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Giancarlo Stanton extension: Marlins slugger open to long-term deal if team heads 'in right direction'

Stanton is one of the most valuable players in MLB, and one of the league's premiere sluggers.

Steve Mitchell-USA TODAY Sports

Miami Marlins outfielder Giancarlo Stanton says that he would be willing to sign a long-term extension with the club if it shows a focus on competing, reports Joe Frisaro of

Stanton, 24, recently agreed to a $6.5 million deal with the team for 2014 to avoid arbitration in his first year of eligibility. He can become a free agent after the 2016 season when, at just 27 years old, he would almost assuredly be among the most prized free agents of the decade.

After arriving to spring training, Stanton was asked Monday what it would take for him to sign a long-term deal.

"I want some team security as well," Stanton told "I'm very pleased with how things panned out for me. But I would like to see it grow. I have my security, somewhat now. I'd like to see a team full of that, which we are going in the right direction."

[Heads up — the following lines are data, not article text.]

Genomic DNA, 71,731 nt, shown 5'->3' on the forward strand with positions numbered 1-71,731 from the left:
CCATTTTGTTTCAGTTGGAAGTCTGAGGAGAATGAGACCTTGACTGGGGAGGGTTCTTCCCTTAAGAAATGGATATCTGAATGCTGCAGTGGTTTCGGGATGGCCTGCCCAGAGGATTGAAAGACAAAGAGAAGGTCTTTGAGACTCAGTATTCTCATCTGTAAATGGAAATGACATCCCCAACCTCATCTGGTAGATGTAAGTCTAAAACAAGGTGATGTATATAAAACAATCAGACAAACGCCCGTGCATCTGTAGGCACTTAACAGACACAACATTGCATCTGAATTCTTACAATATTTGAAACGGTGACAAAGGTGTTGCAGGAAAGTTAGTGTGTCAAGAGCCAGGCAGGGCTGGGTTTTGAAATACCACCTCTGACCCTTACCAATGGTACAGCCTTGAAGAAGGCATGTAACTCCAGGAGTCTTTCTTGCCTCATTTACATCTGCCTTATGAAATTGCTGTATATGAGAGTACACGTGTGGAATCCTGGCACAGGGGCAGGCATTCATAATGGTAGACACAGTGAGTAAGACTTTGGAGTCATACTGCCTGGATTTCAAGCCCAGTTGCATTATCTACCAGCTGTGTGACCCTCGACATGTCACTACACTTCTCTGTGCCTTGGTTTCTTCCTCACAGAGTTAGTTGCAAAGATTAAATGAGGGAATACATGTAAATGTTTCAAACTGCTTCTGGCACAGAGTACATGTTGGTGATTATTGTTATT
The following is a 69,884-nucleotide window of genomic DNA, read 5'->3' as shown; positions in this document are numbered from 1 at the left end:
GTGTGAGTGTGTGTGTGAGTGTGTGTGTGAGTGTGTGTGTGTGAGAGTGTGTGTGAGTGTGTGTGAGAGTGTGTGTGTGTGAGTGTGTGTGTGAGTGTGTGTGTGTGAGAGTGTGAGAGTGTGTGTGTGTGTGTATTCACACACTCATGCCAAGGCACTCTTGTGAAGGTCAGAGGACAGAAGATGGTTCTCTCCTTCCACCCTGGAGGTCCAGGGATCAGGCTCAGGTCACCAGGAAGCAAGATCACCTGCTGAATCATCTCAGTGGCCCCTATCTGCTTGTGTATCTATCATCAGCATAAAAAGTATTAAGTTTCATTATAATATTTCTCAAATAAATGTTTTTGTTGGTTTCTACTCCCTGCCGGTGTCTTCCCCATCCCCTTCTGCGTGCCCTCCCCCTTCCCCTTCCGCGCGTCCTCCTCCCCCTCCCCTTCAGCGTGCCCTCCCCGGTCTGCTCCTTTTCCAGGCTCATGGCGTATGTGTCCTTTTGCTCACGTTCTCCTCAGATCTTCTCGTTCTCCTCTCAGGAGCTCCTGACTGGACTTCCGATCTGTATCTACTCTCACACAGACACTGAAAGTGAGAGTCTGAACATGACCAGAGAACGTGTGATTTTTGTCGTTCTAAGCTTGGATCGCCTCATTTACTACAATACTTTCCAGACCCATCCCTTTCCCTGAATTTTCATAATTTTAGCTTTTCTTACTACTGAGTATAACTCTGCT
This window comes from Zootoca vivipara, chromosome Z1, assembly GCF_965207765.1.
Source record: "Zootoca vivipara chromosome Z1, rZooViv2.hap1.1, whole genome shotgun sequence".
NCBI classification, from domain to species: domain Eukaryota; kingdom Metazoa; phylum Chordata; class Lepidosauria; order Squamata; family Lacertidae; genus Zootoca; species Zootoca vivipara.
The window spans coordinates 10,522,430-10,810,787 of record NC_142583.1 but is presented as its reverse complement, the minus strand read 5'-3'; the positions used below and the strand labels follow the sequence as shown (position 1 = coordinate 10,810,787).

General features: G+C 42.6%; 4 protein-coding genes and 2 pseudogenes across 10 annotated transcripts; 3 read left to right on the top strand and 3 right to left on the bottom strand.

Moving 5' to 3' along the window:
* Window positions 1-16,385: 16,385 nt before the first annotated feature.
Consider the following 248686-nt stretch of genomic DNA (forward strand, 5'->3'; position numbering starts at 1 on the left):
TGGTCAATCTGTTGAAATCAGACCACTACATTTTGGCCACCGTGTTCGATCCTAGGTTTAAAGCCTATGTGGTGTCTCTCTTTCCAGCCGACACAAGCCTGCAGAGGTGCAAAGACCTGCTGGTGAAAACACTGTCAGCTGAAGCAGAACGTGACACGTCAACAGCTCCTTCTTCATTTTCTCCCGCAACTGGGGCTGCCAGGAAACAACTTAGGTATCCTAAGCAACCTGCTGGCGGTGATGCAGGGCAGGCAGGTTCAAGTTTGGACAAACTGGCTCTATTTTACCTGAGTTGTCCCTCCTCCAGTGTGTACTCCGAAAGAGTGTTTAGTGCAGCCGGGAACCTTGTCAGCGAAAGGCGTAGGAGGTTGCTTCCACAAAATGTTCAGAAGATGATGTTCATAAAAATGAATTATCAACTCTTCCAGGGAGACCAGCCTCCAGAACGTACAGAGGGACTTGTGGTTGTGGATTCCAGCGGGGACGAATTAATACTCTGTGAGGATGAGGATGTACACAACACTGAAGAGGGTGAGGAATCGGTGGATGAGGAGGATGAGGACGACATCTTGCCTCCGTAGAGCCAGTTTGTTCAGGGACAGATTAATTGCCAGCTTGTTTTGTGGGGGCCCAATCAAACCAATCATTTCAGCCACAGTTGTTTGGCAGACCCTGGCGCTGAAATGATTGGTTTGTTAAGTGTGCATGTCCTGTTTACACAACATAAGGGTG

The Marlins attempted to make big moves for the 2012 season. While it moved into a new Miami ballpark, the team signed Jose Reyes, Mark Buehrle and Heath Bell to big contracts. The team lost 93 games that year, however, and by opening day 2013 none of the three big signings remained in Miami.

The 2013 squad fared even worse, going 64-98 on the year despite the best efforts of Stanton and rookie phenom Jose Fernandez. Other than Stanton, just two Marlins players broke a .700 OPS last year: Logan Morrison (who is no longer with the team after a trade to the Mariners) and Christian Yelich.

If the Marlins commit to keeping their young talent in Miami, the team could be very good in a few years. With Stanton and Yelich (who was ranked the No. 15 prospect in the nation prior to 2013 by Baseball America) could lead a strong offense. With a pitching staff filled with young talent like Fernandez, Nathan Eovaldi and Henderson Alvarez, along with top prospects Justin Nicolino and Andrew Heaney, it's not inconceivable that the Marlins could compete a few years down the line.

Of course, the Marlins have made it a habit in previous years to ship away young players before they become too expensive. If the team wants to keep Stanton around, and indications are they do, they will have to work on maintaining a consistently successful team.

Stanton has already hit 117 home runs in just four years, with a career-high of 37 long balls in 2012. He hit .249/.365/.480 with 24 homers over 116 games in 2013 in a bit of a down year due to a hamstring injury. Trade rumors have dogged him recently, with other teams hoping to see the Marlins continue to ship off their young stars.

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